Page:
Yowzah!!! That went pretty easy, all things considered. I wanted to get the clutch mounted to the sawmill frame. That way I can move it as a unit and run it with whatever engine I want. I haven't changed the pawl gear yet, but I'll do it this weekend.
This turned out to be almost a full days thrash!!! I thought things seemed a bit stiff after everything was assembled, so out to the big garage where its about 2 degrees above freezing I went.I pulled off the adjustable pawl wheel from the non sprocket end of the mainshaft and put an 8" v-pulley on it. I disconnected the connecting rod that drives the sawframe up and down, and hooked the sawmill up to a 1/2 HP electric motor that I have as a spare bandsaw motor. I was going to let it run for an hour and "free things up". It ran for about 15 minutes and the clutch seized up. Smoke show from the v-belt. Damn!!! Pulled the clutch off and took it all apart, fully expecting a seized up bearing. It wasn't a seized bearing. The rotating shaft had "picked up" from the front aluminum housing bore and galled bad enough to stop all rotation. After a lot of head scratching and nasty words and big hammer and press work, I got the clutch apart, cleaned up the shaft, cleaned up the aluminum housing bore, greased everything and put it all back together. Then decided "In for a dime, in for a dollar" and changed out the 100 tooth sprag wheel for a 125 tooth sprag wheel (They are change gears out of my lathe). Now I have to go begging at the o-ring supplier and get a pair of .150 cross section o-rings to use as primary drive belts between the Odds and Ends engine and the clutch. I also have to mount my new fuel tank on the Odds and Ends hit and miss engine. Hopefully the weather will start to co-operate soon and the big garage warms up enough for me to set everything up and take a video of sawing a "log" under hit and miss engine power.
Hopefully, this is where I'm going next. I need some warm weather now to get this set up out into my big garage and get it out of my office. Once I get it set up and running, then I can play around with a different blade and maybe different blade angles. I will probably "borrow" some version of Jim Dunmyers Pawl lockout lever. This picture shows the 125 tooth "ragwheel" gear, which was previously 100 tooth. This is to slow the carriage advance down and consequently take some of the load off the engine.
I'm setting here rather perplexed at the moment. The Odds and Ends engine, with its 1" bore, doesn't seem to have sufficient power to run the mill. I have the feeling that the clutch mechanism is still binding when under power, as the smaller engines I have ran the mill quite capably with a direct belt drive to the sawmill. I really had hi hopes for a sawing video this afternoon, but it looks like that isn't going to happen. I know that Jim Dunmyer is building one of these clutches right now from my plans, and I'm sure he won't have a problem with it because his engine is much larger than mine, so even if there is a bit of binding in the clutch a bigger engine will very quickly "wear it in". I have tried to run the mill by getting my engine running, then popping the o-ring drive belts onto it, but when I do it just dies down and gives up on me. I will get to the bottom of this, and I will have a video---just not as soon as I had hoped.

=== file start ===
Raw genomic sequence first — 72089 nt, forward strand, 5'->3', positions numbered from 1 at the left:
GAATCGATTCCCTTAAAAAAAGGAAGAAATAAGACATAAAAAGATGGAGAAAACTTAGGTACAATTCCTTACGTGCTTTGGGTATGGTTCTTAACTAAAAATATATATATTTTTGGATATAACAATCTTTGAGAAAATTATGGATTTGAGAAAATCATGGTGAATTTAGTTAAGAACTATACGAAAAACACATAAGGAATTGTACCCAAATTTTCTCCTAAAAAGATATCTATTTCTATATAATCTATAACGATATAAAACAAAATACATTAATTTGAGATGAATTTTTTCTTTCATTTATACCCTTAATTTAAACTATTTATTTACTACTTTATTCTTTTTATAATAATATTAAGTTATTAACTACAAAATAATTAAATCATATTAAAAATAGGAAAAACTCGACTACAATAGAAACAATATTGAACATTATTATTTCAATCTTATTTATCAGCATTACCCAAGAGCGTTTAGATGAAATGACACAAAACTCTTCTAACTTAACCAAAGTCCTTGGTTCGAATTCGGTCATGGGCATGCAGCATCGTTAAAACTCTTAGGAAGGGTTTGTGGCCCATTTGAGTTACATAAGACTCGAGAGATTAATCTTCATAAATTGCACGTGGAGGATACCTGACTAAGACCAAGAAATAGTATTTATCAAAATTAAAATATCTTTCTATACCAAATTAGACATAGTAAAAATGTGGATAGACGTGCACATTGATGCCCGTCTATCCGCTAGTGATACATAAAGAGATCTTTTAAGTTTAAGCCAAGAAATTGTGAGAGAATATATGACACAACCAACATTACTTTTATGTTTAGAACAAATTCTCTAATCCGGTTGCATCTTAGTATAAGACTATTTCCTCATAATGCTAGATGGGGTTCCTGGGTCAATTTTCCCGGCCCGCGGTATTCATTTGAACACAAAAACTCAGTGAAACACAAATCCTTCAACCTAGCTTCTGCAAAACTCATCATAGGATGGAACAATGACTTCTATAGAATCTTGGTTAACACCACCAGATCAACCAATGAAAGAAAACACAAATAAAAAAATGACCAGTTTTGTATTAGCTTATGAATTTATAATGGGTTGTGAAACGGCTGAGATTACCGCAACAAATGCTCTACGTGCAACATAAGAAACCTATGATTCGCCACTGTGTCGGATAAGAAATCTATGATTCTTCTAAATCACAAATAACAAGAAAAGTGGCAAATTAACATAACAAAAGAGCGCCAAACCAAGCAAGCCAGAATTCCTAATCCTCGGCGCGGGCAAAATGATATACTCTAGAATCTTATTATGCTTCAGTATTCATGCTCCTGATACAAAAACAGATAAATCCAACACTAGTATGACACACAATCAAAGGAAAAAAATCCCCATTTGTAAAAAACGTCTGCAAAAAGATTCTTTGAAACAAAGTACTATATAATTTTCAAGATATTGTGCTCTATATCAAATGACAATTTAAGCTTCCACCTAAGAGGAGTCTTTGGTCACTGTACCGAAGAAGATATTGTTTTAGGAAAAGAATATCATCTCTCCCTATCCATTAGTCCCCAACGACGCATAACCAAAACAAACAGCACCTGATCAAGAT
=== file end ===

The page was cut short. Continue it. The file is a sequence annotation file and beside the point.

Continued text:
Success is so sweet!!! Sometimes it just takes a while. Here is the video I have been promising for the last 3 months, of the Odds and Ends hit and miss engine I built this past winter, driving the sawmill I designed and built last year, thru the clutch I designed this winter. It is running a new sawblade that Jim Dunmyer sent me. He has built this sawmill and exhibited it at a show in Florida, and done some experimenting to see what blade would cut with the least amount of drag on the engine. The sawmill works like a charm. The new design of clutch seems to work perfectly with no drag at all on the engine, when engaged or disengaged. I will be posting all the details for this clutch on my thread "Clutch---Again". The Odds and Ends engine seems to be working very well. Right at the very end of the video, where it quits going into "miss" mode, the engine had warmed up and was running a bit rich. After I was finished the video I turned the needle in about 1/4 turn, and the engine speeded up at the leaner setting and went back into its hit and miss cycle. I am so happy to have been able to finally post a video showing all these components working so well together. Thanks for all the interest that has been displayed over the winter, as I've fought my way through all this.----Brian
I cut my first REAL board today!!! Up until now, I have been cutting balsa wood, thinking that my small engines just weren't powerful enough to saw anything tougher. Today I ran out of engineering work about 10:00 A.M. so I decided to turn a piece of spruce to a 1" diameter "log", which my log holder on the sawmill fits. It made one Hell of a mess of my lathe, but the good news is that the sawmill went through it without any hesitation!!! Jim Dunmyer---If you see this take heed. Using a gear reduction and clutch like I show in the previous video, I'm sure even your smaller engines could run your sawmill with no trouble.---Brian
I would like to make a larger scaled machine. Could I get some drawing of your take on the sawmill? I've watched for a while in anticipation of your progress. I just loved your design.
Nel957--The sawmill does indeed work very well. A gentleman from Maine or Minnesota has built a version of it and is running demonstrations of it cutting boards all over USA. Send me your real address to email@example.com and I will send you the pdf files for it.---Brian Rupnow